The saga of two strong women who built lives in America—culminating in a fateful dinner with Eleanor Roosevelt.
Dinner With Eleanor is the story of Helen Niemtzow Pratt. In the early part of the twentieth century, Helen’s grandmother, Hannah, is disgraced after a divorce. She leaves the comfort of her family in Russia to build a new life in Philadelphia. Two generations later, her granddaughter, Helen, is the first women in her architecture school class. Her beauty and intellect attract a scion from one of America’s prominent families. But, before they can wed, history’s most influential first lady must approve the union.
While the title refers to a pivotal moment in Helen’s young life, the book details how Helen came to have dinner with America’s beloved first lady, Eleanor Roosevelt.
Helen Niemtzow Pratt was born in Philadelphia in 1938, and raised in Freehold, NJ. Helen was celebrated in high school for having the highest math aptitude in Monmouth County. She attended Bryn Mawr College, where she received a BA in Archaeology. She was the first woman to graduate from University of Pennsylvania’s Graduate School of Architecture in 1964, where she studied under Louis Kahn and Romaldo Giurgola. She married fellow architecture student, Roger Sherman Pratt, in 1962. They had two daughters, but the marriage ended in 1973. Helen raised her girls in Philadelphia, practiced architecture, and went on to write several other books, including Helen’s Odyssey and Aristotle and Alexander. She married Eli Pritzker in 1988, and they live in Philadelphia with their cat, Thomas.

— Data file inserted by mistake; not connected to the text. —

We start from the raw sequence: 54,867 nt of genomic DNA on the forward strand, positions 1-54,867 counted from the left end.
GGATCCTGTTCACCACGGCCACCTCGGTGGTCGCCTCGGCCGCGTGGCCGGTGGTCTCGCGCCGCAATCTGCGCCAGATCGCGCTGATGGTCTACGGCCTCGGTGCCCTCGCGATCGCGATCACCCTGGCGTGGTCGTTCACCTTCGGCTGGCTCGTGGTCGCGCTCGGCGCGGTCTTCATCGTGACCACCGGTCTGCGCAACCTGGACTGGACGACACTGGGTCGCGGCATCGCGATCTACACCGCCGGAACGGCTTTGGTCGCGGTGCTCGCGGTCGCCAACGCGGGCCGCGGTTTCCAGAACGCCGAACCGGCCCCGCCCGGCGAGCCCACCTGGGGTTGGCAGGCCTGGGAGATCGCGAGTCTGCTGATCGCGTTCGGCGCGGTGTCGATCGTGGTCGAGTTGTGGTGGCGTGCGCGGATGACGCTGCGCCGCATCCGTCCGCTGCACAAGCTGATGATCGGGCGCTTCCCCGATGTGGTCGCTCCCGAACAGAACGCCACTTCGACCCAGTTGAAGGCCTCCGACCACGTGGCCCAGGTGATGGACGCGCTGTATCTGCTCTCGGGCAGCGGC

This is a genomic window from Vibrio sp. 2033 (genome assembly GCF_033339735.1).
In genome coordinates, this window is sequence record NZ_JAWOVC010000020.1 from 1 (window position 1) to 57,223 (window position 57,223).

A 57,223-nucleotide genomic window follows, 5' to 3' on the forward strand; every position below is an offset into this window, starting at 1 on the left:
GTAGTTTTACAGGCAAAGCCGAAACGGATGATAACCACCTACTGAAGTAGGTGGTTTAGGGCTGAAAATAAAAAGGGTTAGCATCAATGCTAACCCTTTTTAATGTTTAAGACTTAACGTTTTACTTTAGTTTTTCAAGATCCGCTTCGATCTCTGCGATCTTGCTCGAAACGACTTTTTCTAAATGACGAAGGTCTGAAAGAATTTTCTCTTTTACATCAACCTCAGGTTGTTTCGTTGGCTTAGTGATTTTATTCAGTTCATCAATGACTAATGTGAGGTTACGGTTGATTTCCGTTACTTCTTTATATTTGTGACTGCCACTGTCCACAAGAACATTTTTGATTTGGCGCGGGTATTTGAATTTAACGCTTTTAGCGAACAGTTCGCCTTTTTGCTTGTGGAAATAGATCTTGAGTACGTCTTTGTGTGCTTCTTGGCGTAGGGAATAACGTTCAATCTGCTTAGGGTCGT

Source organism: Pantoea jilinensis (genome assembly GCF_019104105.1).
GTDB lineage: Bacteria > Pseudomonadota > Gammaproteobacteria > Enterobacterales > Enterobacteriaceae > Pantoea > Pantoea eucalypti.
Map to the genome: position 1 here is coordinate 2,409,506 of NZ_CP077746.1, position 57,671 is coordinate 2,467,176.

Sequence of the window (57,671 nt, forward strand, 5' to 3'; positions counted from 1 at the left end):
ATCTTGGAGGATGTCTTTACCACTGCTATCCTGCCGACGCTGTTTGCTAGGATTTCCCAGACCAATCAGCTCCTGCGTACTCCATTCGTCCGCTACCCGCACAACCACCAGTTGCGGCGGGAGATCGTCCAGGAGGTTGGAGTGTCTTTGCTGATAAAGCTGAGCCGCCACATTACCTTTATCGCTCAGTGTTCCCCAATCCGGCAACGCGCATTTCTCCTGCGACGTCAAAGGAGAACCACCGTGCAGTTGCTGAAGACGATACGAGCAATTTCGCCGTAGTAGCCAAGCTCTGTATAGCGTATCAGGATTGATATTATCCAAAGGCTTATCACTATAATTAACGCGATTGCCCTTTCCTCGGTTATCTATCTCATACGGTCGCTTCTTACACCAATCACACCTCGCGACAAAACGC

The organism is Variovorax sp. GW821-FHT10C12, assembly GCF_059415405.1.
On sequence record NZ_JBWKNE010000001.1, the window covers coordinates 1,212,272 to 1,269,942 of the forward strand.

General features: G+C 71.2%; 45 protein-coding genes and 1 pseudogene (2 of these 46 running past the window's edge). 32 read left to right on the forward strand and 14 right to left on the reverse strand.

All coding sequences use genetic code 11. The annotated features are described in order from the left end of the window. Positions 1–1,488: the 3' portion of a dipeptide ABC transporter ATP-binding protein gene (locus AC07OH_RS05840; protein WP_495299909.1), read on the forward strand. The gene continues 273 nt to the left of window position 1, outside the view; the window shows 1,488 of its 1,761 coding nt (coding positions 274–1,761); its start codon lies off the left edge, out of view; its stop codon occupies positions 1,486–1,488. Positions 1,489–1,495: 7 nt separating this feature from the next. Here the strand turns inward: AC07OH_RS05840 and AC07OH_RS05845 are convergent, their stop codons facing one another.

Publisher: Post Hill Press (August 1, 2021)
Length: 176 pages
"I found solace in reading Dinner with Eleanor. It brought me back to my humble beginnings in Jamaica and my own immigration to America. Just like Channah, my daugher Tiffany and I found ourselves in Philadelphia. Everything was new and foreign, and it was bitterly cold. But we had prayed for it, and I was determined to make the best of it."
– Rosalie Snape-Anderson
"While my journey from Lebanon was a lot easier than Channah's, Helen's story reminded me that in America anything is possible, even dinner with a former First Lady. It truly is the land of opportunity for all of us."
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